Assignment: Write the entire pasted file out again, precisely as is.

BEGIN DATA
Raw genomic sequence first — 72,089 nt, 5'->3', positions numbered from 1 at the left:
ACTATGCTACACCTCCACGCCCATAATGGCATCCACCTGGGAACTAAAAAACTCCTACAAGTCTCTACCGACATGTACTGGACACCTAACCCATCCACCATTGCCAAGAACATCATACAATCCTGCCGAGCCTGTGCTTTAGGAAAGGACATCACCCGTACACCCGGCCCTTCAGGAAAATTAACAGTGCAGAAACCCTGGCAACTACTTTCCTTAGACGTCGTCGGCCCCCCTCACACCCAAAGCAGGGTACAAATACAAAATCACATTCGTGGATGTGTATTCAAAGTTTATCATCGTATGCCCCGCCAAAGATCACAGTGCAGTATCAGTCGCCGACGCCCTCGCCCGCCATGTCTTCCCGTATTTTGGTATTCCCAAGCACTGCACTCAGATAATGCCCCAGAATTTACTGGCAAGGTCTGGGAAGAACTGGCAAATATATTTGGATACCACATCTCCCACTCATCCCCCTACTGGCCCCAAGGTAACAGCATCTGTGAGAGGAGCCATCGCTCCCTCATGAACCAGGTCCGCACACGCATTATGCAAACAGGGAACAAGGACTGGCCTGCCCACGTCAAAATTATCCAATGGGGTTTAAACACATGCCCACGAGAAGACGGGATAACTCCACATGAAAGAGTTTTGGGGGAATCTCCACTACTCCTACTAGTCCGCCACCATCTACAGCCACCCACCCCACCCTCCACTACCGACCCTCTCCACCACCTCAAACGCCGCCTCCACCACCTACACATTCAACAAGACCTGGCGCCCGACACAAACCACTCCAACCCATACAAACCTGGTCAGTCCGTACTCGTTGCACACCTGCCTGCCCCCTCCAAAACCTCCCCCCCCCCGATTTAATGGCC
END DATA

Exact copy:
Raw genomic sequence first — 72,089 nt, 5'->3', positions numbered from 1 at the left:
ACTATGCTACACCTCCACGCCCATAATGGCATCCACCTGGGAACTAAAAAACTCCTACAAGTCTCTACCGACATGTACTGGACACCTAACCCATCCACCATTGCCAAGAACATCATACAATCCTGCCGAGCCTGTGCTTTAGGAAAGGACATCACCCGTACACCCGGCCCTTCAGGAAAATTAACAGTGCAGAAACCCTGGCAACTACTTTCCTTAGACGTCGTCGGCCCCCCTCACACCCAAAGCAGGGTACAAATACAAAATCACATTCGTGGATGTGTATTCAAAGTTTATCATCGTATGCCCCGCCAAAGATCACAGTGCAGTATCAGTCGCCGACGCCCTCGCCCGCCATGTCTTCCCGTATTTTGGTATTCCCAAGCACTGCACTCAGATAATGCCCCAGAATTTACTGGCAAGGTCTGGGAAGAACTGGCAAATATATTTGGATACCACATCTCCCACTCATCCCCCTACTGGCCCCAAGGTAACAGCATCTGTGAGAGGAGCCATCGCTCCCTCATGAACCAGGTCCGCACACGCATTATGCAAACAGGGAACAAGGACTGGCCTGCCCACGTCAAAATTATCCAATGGGGTTTAAACACATGCCCACGAGAAGACGGGATAACTCCACATGAAAGAGTTTTGGGGGAATCTCCACTACTCCTACTAGTCCGCCACCATCTACAGCCACCCACCCCACCCTCCACTACCGACCCTCTCCACCACCTCAAACGCCGCCTCCACCACCTACACATTCAACAAGACCTGGCGCCCGACACAAACCACTCCAACCCATACAAACCTGGTCAGTCCGTACTCGTTGCACACCTGCCTGCCCCCTCCAAAACCTCCCCCCCCCCGATTTAATGGCC